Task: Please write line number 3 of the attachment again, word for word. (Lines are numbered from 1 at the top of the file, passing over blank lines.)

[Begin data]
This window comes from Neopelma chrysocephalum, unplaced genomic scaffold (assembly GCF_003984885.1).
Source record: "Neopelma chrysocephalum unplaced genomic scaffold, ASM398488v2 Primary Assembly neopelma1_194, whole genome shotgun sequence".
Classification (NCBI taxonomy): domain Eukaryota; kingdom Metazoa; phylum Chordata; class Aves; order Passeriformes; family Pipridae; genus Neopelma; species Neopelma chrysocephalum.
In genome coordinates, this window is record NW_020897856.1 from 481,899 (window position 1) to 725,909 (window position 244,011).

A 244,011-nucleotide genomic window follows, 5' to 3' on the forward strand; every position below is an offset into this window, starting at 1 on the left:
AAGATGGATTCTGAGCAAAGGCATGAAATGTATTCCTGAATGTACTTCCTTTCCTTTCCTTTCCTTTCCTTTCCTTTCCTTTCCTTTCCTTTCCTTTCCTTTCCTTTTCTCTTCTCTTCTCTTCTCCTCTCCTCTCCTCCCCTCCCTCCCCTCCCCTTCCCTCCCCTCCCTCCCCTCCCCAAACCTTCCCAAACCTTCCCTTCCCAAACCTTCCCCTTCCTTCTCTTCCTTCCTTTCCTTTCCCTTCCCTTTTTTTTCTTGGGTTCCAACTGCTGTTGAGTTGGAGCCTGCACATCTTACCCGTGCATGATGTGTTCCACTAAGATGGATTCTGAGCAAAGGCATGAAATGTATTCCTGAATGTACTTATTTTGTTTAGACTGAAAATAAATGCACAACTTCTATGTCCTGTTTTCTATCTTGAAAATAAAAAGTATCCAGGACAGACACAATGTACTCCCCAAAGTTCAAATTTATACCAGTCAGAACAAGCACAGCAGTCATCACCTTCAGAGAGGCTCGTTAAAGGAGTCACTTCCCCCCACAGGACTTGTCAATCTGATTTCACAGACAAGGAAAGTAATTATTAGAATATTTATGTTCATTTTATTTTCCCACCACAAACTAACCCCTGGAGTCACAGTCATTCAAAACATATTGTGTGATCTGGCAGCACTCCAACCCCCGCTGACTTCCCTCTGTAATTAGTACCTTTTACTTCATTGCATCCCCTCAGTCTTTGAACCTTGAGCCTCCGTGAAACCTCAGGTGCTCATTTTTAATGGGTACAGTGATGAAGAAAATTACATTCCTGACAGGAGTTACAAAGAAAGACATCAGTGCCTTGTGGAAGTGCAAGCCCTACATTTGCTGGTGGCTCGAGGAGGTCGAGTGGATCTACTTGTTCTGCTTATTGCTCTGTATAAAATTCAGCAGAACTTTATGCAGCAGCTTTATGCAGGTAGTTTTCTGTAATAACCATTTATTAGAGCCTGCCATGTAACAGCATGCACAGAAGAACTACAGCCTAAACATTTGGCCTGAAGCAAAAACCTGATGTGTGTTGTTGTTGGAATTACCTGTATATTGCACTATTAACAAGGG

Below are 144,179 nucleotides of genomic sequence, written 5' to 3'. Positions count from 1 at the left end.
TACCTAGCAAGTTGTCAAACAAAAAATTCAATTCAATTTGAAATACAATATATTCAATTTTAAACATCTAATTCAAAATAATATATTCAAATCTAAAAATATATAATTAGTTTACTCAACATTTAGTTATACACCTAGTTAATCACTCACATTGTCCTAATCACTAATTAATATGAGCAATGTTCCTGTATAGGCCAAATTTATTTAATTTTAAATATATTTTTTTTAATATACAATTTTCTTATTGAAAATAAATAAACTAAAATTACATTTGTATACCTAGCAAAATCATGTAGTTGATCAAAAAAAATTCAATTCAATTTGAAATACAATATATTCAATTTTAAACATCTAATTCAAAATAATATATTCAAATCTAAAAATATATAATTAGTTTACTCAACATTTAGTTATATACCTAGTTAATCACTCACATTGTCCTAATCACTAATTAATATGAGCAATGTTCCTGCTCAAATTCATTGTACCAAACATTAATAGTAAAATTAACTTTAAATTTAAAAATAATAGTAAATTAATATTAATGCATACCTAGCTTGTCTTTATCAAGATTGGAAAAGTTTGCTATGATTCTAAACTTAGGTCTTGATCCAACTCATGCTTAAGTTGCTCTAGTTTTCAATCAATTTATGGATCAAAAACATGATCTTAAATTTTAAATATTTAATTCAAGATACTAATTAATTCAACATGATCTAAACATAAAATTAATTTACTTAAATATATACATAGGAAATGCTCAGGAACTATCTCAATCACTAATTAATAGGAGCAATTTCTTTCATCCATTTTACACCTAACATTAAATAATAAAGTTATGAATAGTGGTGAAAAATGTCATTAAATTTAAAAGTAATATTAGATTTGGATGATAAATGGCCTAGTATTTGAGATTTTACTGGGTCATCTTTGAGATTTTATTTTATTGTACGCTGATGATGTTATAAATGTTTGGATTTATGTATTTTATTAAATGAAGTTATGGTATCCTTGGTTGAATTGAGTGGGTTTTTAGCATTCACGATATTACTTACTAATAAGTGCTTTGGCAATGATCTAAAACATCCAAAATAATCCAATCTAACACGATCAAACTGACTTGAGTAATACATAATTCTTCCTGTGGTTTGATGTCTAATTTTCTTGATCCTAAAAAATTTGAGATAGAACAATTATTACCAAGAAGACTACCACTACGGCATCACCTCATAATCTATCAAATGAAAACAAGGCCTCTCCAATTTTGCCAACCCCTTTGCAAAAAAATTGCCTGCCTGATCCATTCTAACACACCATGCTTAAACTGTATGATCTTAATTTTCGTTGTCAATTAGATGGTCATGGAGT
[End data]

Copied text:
Classification (NCBI taxonomy): domain Eukaryota; kingdom Metazoa; phylum Chordata; class Aves; order Passeriformes; family Pipridae; genus Neopelma; species Neopelma chrysocephalum.